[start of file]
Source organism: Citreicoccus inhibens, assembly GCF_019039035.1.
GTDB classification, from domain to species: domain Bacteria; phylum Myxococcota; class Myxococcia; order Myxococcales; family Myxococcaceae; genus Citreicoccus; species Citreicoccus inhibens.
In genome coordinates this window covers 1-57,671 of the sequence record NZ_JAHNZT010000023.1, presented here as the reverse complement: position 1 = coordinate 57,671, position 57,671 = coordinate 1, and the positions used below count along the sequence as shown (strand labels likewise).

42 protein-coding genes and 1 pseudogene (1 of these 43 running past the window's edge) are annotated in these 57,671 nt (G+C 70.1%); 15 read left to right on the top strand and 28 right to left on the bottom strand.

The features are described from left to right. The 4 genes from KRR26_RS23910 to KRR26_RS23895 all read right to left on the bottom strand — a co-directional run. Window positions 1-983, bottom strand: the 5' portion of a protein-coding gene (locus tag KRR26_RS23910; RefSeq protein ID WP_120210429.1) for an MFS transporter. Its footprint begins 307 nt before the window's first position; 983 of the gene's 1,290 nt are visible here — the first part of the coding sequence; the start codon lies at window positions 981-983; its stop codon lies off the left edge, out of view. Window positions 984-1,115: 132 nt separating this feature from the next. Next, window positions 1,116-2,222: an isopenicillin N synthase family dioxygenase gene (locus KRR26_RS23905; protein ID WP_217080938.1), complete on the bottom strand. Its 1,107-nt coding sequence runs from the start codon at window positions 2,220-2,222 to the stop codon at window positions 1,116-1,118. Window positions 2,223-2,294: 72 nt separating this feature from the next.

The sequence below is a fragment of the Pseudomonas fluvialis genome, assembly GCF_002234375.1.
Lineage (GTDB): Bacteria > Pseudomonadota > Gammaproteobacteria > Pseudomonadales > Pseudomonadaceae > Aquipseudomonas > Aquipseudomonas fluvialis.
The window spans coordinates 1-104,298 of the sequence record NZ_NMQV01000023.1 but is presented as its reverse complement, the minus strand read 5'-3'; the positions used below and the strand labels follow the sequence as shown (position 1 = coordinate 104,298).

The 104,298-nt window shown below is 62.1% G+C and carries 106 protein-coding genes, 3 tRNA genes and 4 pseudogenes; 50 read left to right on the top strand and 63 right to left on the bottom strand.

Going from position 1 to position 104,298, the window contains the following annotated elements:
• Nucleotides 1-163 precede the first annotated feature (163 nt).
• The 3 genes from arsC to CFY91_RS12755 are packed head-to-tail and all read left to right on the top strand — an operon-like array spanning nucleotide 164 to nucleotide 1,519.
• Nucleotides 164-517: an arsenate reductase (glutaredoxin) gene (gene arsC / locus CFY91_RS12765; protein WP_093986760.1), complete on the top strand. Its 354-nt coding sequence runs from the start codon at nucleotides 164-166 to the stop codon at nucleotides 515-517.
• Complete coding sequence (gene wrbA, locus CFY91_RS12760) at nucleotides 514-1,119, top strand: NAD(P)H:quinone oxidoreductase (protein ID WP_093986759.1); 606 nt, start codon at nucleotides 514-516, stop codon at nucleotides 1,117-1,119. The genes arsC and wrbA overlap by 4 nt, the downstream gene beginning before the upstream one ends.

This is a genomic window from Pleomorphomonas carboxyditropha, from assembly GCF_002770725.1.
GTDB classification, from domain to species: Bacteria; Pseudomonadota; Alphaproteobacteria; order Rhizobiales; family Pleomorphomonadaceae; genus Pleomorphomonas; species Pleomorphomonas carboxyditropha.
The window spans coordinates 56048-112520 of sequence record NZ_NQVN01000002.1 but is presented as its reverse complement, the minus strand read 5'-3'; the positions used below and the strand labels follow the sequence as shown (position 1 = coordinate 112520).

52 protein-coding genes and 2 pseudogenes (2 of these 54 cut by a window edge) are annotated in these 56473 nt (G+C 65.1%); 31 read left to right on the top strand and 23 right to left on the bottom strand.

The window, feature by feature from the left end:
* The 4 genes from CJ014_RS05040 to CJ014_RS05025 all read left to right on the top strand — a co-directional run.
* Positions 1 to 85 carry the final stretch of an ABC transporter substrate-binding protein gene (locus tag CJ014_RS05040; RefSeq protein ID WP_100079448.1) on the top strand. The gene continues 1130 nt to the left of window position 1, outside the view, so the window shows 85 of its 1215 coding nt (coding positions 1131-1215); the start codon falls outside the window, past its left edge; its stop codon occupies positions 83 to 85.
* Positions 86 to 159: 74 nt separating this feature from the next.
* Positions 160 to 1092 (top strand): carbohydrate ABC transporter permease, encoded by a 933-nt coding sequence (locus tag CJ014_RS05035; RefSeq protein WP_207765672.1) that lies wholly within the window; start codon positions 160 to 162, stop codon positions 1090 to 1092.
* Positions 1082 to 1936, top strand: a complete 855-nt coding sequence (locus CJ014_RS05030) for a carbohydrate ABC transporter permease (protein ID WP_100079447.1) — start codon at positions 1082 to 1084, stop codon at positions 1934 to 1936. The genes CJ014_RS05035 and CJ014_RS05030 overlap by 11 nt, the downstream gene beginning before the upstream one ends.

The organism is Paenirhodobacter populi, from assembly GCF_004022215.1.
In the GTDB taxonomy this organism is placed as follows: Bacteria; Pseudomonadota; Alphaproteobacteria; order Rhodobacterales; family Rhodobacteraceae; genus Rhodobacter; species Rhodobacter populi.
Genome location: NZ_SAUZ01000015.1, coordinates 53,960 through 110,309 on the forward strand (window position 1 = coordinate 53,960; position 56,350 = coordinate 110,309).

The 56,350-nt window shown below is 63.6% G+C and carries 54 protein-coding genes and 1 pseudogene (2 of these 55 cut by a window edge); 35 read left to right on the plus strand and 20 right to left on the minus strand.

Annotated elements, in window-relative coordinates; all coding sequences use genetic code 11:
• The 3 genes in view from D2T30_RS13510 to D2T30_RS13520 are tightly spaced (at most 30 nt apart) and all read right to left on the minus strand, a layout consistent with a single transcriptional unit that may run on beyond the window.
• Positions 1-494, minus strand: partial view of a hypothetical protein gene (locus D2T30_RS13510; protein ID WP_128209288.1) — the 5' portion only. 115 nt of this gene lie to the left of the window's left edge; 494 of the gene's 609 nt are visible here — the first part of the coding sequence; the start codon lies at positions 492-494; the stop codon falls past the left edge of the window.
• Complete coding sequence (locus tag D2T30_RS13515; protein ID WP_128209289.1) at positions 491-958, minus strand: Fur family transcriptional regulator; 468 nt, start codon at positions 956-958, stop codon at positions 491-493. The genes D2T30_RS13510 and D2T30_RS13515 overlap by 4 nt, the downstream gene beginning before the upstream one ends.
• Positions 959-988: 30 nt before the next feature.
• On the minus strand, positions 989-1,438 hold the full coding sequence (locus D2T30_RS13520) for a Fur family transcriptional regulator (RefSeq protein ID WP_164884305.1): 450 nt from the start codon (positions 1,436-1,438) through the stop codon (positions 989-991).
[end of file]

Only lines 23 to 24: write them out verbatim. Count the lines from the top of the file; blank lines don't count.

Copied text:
* Positions 160 to 1092 (top strand): carbohydrate ABC transporter permease, encoded by a 933-nt coding sequence (locus tag CJ014_RS05035; RefSeq protein WP_207765672.1) that lies wholly within the window; start codon positions 160 to 162, stop codon positions 1090 to 1092.
* Positions 1082 to 1936, top strand: a complete 855-nt coding sequence (locus CJ014_RS05030) for a carbohydrate ABC transporter permease (protein ID WP_100079447.1) — start codon at positions 1082 to 1084, stop codon at positions 1934 to 1936. The genes CJ014_RS05035 and CJ014_RS05030 overlap by 11 nt, the downstream gene beginning before the upstream one ends.